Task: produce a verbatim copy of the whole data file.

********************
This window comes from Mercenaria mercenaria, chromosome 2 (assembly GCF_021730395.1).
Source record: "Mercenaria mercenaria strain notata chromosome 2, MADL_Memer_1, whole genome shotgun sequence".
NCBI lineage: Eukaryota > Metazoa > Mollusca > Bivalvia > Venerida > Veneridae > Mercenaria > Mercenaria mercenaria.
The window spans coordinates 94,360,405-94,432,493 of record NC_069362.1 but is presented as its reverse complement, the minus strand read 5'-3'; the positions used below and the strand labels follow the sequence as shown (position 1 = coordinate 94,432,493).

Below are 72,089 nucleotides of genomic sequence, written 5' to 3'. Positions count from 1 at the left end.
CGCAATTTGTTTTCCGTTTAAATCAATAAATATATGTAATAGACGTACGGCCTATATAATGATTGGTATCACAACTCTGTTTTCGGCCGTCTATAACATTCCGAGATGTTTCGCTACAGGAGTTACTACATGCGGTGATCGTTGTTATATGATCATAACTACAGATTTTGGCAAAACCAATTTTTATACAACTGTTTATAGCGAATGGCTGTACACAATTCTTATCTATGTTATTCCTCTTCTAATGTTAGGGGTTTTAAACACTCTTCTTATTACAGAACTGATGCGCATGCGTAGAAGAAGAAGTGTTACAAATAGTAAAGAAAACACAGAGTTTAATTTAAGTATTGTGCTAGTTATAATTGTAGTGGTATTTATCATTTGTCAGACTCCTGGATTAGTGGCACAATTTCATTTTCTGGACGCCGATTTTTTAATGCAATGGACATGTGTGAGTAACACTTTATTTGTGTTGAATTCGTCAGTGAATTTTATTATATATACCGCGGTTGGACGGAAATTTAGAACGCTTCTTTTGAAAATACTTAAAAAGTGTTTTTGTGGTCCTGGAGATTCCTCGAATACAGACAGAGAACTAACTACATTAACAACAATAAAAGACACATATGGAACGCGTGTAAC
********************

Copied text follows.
This window comes from Mercenaria mercenaria, chromosome 2 (assembly GCF_021730395.1).
Source record: "Mercenaria mercenaria strain notata chromosome 2, MADL_Memer_1, whole genome shotgun sequence".
NCBI lineage: Eukaryota > Metazoa > Mollusca > Bivalvia > Venerida > Veneridae > Mercenaria > Mercenaria mercenaria.
The window spans coordinates 94,360,405-94,432,493 of record NC_069362.1 but is presented as its reverse complement, the minus strand read 5'-3'; the positions used below and the strand labels follow the sequence as shown (position 1 = coordinate 94,432,493).

Below are 72,089 nucleotides of genomic sequence, written 5' to 3'. Positions count from 1 at the left end.
CGCAATTTGTTTTCCGTTTAAATCAATAAATATATGTAATAGACGTACGGCCTATATAATGATTGGTATCACAACTCTGTTTTCGGCCGTCTATAACATTCCGAGATGTTTCGCTACAGGAGTTACTACATGCGGTGATCGTTGTTATATGATCATAACTACAGATTTTGGCAAAACCAATTTTTATACAACTGTTTATAGCGAATGGCTGTACACAATTCTTATCTATGTTATTCCTCTTCTAATGTTAGGGGTTTTAAACACTCTTCTTATTACAGAACTGATGCGCATGCGTAGAAGAAGAAGTGTTACAAATAGTAAAGAAAACACAGAGTTTAATTTAAGTATTGTGCTAGTTATAATTGTAGTGGTATTTATCATTTGTCAGACTCCTGGATTAGTGGCACAATTTCATTTTCTGGACGCCGATTTTTTAATGCAATGGACATGTGTGAGTAACACTTTATTTGTGTTGAATTCGTCAGTGAATTTTATTATATATACCGCGGTTGGACGGAAATTTAGAACGCTTCTTTTGAAAATACTTAAAAAGTGTTTTTGTGGTCCTGGAGATTCCTCGAATACAGACAGAGAACTAACTACATTAACAACAATAAAAGACACATATGGAACGCGTGTAAC